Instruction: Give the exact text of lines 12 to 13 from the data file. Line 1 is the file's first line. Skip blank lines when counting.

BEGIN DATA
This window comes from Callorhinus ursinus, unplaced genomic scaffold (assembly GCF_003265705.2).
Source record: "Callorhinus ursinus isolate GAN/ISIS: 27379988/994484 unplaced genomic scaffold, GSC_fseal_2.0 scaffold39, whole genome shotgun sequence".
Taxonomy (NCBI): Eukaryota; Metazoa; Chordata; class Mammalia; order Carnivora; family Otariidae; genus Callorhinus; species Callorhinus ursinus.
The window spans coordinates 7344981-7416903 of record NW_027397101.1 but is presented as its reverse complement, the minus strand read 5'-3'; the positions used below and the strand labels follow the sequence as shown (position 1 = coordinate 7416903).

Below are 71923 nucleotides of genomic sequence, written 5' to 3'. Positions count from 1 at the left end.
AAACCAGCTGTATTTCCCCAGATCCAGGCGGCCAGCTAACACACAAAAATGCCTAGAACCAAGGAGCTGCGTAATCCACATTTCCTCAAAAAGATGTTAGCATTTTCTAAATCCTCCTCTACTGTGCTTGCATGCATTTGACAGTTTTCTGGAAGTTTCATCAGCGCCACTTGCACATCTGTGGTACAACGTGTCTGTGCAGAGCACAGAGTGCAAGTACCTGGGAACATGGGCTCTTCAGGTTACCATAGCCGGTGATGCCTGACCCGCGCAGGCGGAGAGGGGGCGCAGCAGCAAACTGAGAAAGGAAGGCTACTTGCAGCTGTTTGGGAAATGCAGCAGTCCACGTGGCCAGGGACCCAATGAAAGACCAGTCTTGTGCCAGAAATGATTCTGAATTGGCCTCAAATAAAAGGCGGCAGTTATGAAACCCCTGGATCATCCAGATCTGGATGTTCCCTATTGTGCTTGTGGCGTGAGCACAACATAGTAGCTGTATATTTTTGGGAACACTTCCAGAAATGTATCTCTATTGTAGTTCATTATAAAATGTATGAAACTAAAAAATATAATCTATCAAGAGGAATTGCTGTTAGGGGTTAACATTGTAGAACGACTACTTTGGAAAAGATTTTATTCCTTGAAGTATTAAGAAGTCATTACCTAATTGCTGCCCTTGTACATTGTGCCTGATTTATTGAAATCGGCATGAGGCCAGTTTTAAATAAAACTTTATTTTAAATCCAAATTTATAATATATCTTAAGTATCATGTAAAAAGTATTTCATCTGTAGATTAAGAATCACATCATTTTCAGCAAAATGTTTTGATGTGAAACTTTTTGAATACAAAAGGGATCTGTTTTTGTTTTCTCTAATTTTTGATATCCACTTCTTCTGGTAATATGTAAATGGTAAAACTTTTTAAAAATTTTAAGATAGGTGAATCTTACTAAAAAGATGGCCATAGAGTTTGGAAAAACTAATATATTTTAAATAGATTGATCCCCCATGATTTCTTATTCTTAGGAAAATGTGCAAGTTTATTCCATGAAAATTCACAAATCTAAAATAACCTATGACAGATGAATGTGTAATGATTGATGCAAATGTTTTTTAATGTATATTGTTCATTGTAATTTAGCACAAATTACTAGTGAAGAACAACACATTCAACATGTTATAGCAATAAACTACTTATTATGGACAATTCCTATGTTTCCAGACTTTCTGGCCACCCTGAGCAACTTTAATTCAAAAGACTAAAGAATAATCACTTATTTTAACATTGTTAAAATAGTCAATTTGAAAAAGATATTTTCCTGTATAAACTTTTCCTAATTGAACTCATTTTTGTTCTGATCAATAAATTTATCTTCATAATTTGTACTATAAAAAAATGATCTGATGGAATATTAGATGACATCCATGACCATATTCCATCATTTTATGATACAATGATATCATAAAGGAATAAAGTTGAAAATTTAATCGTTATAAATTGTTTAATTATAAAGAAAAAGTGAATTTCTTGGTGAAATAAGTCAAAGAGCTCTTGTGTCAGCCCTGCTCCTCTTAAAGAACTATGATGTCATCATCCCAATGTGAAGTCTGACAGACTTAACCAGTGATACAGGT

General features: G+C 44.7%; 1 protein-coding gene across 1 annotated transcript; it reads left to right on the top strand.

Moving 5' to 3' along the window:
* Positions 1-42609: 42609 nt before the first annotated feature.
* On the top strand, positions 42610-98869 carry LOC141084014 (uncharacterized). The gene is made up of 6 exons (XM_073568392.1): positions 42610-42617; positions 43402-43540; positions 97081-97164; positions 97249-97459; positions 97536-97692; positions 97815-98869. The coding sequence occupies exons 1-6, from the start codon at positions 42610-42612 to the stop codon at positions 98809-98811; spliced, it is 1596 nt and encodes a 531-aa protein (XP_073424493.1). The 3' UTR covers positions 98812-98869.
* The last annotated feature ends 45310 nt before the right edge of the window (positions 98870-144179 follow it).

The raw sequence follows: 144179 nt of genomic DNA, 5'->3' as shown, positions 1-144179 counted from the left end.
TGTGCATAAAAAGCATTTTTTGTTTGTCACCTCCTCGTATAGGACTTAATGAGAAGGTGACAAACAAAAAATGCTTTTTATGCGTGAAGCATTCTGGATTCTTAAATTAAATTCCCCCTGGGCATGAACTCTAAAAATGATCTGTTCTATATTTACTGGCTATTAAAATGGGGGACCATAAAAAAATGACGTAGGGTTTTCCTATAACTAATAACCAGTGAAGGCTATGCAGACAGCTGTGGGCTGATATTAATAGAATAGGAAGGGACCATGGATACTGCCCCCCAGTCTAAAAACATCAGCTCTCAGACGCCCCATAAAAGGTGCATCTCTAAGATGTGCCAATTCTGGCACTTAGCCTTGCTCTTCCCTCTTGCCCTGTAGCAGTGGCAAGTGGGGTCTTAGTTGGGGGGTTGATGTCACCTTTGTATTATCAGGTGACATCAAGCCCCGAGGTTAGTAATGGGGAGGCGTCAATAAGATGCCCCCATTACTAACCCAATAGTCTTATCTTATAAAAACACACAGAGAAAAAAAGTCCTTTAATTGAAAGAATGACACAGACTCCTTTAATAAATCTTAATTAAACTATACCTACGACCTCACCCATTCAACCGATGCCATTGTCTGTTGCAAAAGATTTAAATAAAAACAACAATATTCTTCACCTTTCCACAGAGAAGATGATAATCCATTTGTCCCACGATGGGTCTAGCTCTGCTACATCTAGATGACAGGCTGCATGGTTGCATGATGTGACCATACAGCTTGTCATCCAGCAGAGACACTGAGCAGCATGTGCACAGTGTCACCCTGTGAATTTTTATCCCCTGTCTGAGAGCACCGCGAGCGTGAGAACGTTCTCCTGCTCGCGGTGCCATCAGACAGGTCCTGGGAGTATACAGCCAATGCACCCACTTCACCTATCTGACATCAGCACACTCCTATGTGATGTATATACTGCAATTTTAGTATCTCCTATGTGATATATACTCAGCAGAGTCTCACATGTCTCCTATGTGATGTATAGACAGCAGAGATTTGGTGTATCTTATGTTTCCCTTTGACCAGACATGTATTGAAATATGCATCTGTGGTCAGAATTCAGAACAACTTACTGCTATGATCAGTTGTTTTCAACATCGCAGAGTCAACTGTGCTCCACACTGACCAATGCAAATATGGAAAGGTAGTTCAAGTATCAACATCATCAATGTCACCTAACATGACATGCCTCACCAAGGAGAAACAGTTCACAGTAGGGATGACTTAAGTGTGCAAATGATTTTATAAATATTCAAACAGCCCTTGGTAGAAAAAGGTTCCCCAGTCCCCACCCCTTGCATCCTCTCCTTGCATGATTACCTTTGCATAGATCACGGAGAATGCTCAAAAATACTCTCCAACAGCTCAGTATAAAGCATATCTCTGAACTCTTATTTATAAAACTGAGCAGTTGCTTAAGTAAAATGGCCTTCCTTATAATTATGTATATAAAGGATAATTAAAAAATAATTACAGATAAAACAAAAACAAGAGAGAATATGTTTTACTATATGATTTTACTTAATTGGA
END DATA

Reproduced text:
The raw sequence follows: 144179 nt of genomic DNA, 5'->3' as shown, positions 1-144179 counted from the left end.
TGTGCATAAAAAGCATTTTTTGTTTGTCACCTCCTCGTATAGGACTTAATGAGAAGGTGACAAACAAAAAATGCTTTTTATGCGTGAAGCATTCTGGATTCTTAAATTAAATTCCCCCTGGGCATGAACTCTAAAAATGATCTGTTCTATATTTACTGGCTATTAAAATGGGGGACCATAAAAAAATGACGTAGGGTTTTCCTATAACTAATAACCAGTGAAGGCTATGCAGACAGCTGTGGGCTGATATTAATAGAATAGGAAGGGACCATGGATACTGCCCCCCAGTCTAAAAACATCAGCTCTCAGACGCCCCATAAAAGGTGCATCTCTAAGATGTGCCAATTCTGGCACTTAGCCTTGCTCTTCCCTCTTGCCCTGTAGCAGTGGCAAGTGGGGTCTTAGTTGGGGGGTTGATGTCACCTTTGTATTATCAGGTGACATCAAGCCCCGAGGTTAGTAATGGGGAGGCGTCAATAAGATGCCCCCATTACTAACCCAATAGTCTTATCTTATAAAAACACACAGAGAAAAAAAGTCCTTTAATTGAAAGAATGACACAGACTCCTTTAATAAATCTTAATTAAACTATACCTACGACCTCACCCATTCAACCGATGCCATTGTCTGTTGCAAAAGATTTAAATAAAAACAACAATATTCTTCACCTTTCCACAGAGAAGATGATAATCCATTTGTCCCACGATGGGTCTAGCTCTGCTACATCTAGATGACAGGCTGCATGGTTGCATGATGTGACCATACAGCTTGTCATCCAGCAGAGACACTGAGCAGCATGTGCACAGTGTCACCCTGTGAATTTTTATCCCCTGTCTGAGAGCACCGCGAGCGTGAGAACGTTCTCCTGCTCGCGGTGCCATCAGACAGGTCCTGGGAGTATACAGCCAATGCACCCACTTCACCTATCTGACATCAGCACACTCCTATGTGATGTATATACTGCAATTTTAGTATCTCCTATGTGATATATACTCAGCAGAGTCTCACATGTCTCCTATGTGATGTATAGACAGCAGAGATTTGGTGTATCTTATGTTTCCCTTTGACCAGACATGTATTGAAATATGCATCTGTGGTCAGAATTCAGAACAACTTACTGCTATGATCAGTTGTTTTCAACATCGCAGAGTCAACTGTGCTCCACACTGACCAATGCAAATATGGAAAGGTAGTTCAAGTATCAACATCATCAATGTCACCTAACATGACATGCCTCACCAAGGAGAAACAGTTCACAGTAGGGATGACTTAAGTGTGCAAATGATTTTATAAATATTCAAACAGCCCTTGGTAGAAAAAGGTTCCCCAGTCCCCACCCCTTGCATCCTCTCCTTGCATGATTACCTTTGCATAGATCACGGAGAATGCTCAAAAATACTCTCCAACAGCTCAGTATAAAGCATATCTCTGAACTCTTATTTATAAAACTGAGCAGTTGCTTAAGTAAAATGGCCTTCCTTATAATTATGTATATAAAGGATAATTAAAAAATAATTACAGATAAAACAAAAACAAGAGAGAATATGTTTTACTATATGATTTTACTTAATTGGA